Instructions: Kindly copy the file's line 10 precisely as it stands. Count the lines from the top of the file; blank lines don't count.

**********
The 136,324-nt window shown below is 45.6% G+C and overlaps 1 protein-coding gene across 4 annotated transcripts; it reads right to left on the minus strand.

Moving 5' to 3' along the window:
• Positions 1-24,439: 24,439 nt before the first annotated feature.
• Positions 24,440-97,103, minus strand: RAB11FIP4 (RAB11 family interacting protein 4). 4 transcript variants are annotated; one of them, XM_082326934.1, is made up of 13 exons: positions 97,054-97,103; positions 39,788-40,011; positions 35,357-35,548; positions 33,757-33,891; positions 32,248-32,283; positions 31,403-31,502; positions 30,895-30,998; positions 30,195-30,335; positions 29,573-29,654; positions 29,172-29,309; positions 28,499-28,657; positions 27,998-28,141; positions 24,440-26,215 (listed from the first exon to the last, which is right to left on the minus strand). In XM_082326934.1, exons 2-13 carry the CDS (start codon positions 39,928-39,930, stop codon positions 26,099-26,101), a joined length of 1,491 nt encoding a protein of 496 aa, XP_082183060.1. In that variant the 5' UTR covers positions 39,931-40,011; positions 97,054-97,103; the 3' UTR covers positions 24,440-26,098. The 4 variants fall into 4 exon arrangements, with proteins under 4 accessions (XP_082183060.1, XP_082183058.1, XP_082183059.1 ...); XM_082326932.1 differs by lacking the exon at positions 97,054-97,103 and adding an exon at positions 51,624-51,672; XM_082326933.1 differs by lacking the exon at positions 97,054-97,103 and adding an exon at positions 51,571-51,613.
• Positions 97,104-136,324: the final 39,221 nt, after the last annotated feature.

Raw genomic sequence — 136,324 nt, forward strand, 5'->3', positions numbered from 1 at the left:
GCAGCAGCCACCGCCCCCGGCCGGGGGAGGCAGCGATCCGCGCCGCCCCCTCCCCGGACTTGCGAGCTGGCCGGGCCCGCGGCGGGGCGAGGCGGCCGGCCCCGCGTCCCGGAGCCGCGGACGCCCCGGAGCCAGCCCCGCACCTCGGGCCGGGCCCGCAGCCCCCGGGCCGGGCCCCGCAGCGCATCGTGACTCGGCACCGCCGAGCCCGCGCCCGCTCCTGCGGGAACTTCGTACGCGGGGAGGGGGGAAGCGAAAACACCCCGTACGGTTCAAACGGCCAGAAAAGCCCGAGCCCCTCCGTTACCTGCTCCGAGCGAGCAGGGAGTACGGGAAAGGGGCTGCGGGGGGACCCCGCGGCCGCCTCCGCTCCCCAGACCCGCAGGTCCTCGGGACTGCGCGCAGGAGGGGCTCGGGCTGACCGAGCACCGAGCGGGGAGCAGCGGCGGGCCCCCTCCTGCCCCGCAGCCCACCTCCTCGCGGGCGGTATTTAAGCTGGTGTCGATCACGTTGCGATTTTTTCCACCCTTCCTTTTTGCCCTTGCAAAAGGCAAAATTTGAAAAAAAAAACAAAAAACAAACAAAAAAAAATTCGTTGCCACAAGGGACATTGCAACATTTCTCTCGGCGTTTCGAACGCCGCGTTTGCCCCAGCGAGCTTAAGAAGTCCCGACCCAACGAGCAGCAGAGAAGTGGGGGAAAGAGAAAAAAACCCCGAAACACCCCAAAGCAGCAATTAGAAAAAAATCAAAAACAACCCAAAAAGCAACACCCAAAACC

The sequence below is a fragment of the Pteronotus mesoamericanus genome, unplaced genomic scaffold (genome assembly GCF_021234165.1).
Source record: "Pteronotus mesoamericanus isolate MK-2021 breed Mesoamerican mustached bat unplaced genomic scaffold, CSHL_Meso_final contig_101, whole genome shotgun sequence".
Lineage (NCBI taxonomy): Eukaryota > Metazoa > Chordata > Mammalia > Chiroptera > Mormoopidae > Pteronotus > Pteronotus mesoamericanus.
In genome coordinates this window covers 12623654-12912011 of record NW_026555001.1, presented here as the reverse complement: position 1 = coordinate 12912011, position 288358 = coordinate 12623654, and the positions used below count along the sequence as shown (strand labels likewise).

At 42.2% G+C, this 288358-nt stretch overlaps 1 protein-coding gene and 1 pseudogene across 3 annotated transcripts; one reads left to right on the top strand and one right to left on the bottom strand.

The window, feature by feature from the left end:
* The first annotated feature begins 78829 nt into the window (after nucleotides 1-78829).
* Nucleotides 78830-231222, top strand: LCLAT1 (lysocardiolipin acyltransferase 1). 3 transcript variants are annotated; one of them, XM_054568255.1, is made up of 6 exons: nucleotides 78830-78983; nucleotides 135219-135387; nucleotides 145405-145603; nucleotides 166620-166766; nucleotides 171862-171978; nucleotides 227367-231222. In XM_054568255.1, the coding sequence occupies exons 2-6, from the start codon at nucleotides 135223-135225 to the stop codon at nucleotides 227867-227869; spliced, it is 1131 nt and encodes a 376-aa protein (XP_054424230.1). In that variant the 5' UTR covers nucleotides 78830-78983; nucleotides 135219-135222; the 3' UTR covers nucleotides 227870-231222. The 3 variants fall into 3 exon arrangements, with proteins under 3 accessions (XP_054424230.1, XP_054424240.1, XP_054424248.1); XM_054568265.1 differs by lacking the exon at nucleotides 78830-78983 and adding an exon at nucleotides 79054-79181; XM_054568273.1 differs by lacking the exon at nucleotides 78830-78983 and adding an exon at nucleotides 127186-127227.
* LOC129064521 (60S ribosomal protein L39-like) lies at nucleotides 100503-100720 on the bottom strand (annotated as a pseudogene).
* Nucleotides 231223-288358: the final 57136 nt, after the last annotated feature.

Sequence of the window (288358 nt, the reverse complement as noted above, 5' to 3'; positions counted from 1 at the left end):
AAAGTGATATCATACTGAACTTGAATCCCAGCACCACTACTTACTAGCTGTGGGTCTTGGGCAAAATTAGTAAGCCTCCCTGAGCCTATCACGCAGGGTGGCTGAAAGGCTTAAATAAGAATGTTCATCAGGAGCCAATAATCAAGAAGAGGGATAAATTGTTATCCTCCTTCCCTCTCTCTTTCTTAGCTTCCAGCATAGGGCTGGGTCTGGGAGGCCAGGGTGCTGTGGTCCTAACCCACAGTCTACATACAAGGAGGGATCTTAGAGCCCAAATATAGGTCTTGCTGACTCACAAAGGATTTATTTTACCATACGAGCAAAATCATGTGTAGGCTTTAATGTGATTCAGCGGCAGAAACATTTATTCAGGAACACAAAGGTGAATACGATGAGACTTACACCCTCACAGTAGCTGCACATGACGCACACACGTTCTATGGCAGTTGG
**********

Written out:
Lineage (NCBI taxonomy): Eukaryota > Metazoa > Chordata > Mammalia > Chiroptera > Mormoopidae > Pteronotus > Pteronotus mesoamericanus.